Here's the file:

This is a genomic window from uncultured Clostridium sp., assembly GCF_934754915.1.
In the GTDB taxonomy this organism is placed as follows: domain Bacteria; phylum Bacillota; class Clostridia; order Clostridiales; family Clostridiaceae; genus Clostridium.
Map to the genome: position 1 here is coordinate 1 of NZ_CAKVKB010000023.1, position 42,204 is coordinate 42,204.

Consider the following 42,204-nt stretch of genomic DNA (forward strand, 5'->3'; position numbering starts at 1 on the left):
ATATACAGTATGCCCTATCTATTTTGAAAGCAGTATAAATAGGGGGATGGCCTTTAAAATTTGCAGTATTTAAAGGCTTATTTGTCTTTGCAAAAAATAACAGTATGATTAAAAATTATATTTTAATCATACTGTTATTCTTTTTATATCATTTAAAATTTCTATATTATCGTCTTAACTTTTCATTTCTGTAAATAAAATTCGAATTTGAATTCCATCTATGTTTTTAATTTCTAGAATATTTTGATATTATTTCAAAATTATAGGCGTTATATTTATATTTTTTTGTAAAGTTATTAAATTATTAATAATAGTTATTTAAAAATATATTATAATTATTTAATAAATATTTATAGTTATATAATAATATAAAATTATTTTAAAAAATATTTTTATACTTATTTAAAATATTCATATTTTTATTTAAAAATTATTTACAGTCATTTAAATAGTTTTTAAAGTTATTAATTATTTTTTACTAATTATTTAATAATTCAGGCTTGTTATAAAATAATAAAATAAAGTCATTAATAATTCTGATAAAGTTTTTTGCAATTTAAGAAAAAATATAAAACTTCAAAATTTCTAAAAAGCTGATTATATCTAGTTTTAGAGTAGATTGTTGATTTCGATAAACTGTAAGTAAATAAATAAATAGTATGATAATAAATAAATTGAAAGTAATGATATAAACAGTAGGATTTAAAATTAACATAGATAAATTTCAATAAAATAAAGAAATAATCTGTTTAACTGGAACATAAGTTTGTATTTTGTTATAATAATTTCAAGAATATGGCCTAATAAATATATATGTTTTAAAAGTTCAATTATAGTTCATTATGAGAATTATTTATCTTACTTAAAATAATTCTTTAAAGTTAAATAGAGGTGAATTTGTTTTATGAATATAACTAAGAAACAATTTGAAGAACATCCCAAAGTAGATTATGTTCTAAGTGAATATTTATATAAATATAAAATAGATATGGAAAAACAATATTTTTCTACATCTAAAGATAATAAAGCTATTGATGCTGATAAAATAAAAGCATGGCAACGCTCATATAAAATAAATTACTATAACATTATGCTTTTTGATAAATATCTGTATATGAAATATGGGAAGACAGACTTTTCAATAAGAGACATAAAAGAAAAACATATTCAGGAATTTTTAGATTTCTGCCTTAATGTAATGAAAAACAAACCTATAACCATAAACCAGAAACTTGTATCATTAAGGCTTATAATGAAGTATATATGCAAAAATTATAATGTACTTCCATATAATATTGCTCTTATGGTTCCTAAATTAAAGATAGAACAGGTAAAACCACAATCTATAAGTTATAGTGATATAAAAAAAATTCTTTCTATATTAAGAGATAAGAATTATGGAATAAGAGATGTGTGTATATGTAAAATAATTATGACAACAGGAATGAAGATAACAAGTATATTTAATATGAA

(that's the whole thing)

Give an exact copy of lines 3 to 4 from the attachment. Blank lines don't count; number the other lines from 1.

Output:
Map to the genome: position 1 here is coordinate 1 of NZ_CAKVKB010000023.1, position 42,204 is coordinate 42,204.

Consider the following 42,204-nt stretch of genomic DNA (forward strand, 5'->3'; position numbering starts at 1 on the left):